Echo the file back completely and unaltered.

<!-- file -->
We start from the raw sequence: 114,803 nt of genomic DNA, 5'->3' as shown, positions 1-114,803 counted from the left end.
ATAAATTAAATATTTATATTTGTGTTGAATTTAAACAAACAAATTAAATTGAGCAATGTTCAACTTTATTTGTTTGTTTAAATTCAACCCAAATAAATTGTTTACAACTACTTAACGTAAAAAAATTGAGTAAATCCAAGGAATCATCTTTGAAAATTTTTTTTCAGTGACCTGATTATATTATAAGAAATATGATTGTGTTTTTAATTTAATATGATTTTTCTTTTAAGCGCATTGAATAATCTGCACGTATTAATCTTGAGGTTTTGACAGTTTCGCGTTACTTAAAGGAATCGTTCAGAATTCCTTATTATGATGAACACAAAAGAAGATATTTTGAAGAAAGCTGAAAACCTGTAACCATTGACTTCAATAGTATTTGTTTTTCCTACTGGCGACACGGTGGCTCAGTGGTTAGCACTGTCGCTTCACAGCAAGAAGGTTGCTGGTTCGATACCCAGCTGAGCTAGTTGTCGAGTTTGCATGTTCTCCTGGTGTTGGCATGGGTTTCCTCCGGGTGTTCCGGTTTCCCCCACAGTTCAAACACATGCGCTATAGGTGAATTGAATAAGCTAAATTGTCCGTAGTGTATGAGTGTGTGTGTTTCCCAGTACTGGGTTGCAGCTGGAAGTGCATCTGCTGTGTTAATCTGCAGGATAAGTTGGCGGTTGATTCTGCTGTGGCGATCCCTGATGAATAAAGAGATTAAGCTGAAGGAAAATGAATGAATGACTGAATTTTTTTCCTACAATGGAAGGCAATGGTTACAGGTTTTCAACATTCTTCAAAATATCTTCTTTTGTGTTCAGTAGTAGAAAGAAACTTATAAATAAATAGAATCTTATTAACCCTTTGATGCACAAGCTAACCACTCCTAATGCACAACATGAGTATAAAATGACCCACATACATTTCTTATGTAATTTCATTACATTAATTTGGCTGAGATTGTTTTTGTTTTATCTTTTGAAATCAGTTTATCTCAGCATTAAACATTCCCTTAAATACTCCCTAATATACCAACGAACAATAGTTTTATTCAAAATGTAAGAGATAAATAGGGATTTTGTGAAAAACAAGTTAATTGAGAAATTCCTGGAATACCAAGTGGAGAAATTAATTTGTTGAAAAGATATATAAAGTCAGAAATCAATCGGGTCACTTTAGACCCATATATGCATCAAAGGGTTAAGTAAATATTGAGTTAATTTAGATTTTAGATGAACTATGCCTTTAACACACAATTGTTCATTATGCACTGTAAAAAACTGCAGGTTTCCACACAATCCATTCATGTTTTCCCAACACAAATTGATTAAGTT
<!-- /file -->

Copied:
We start from the raw sequence: 114,803 nt of genomic DNA, 5'->3' as shown, positions 1-114,803 counted from the left end.
ATAAATTAAATATTTATATTTGTGTTGAATTTAAACAAACAAATTAAATTGAGCAATGTTCAACTTTATTTGTTTGTTTAAATTCAACCCAAATAAATTGTTTACAACTACTTAACGTAAAAAAATTGAGTAAATCCAAGGAATCATCTTTGAAAATTTTTTTTCAGTGACCTGATTATATTATAAGAAATATGATTGTGTTTTTAATTTAATATGATTTTTCTTTTAAGCGCATTGAATAATCTGCACGTATTAATCTTGAGGTTTTGACAGTTTCGCGTTACTTAAAGGAATCGTTCAGAATTCCTTATTATGATGAACACAAAAGAAGATATTTTGAAGAAAGCTGAAAACCTGTAACCATTGACTTCAATAGTATTTGTTTTTCCTACTGGCGACACGGTGGCTCAGTGGTTAGCACTGTCGCTTCACAGCAAGAAGGTTGCTGGTTCGATACCCAGCTGAGCTAGTTGTCGAGTTTGCATGTTCTCCTGGTGTTGGCATGGGTTTCCTCCGGGTGTTCCGGTTTCCCCCACAGTTCAAACACATGCGCTATAGGTGAATTGAATAAGCTAAATTGTCCGTAGTGTATGAGTGTGTGTGTTTCCCAGTACTGGGTTGCAGCTGGAAGTGCATCTGCTGTGTTAATCTGCAGGATAAGTTGGCGGTTGATTCTGCTGTGGCGATCCCTGATGAATAAAGAGATTAAGCTGAAGGAAAATGAATGAATGACTGAATTTTTTTCCTACAATGGAAGGCAATGGTTACAGGTTTTCAACATTCTTCAAAATATCTTCTTTTGTGTTCAGTAGTAGAAAGAAACTTATAAATAAATAGAATCTTATTAACCCTTTGATGCACAAGCTAACCACTCCTAATGCACAACATGAGTATAAAATGACCCACATACATTTCTTATGTAATTTCATTACATTAATTTGGCTGAGATTGTTTTTGTTTTATCTTTTGAAATCAGTTTATCTCAGCATTAAACATTCCCTTAAATACTCCCTAATATACCAACGAACAATAGTTTTATTCAAAATGTAAGAGATAAATAGGGATTTTGTGAAAAACAAGTTAATTGAGAAATTCCTGGAATACCAAGTGGAGAAATTAATTTGTTGAAAAGATATATAAAGTCAGAAATCAATCGGGTCACTTTAGACCCATATATGCATCAAAGGGTTAAGTAAATATTGAGTTAATTTAGATTTTAGATGAACTATGCCTTTAACACACAATTGTTCATTATGCACTGTAAAAAACTGCAGGTTTCCACACAATCCATTCATGTTTTCCCAACACAAATTGATTAAGTT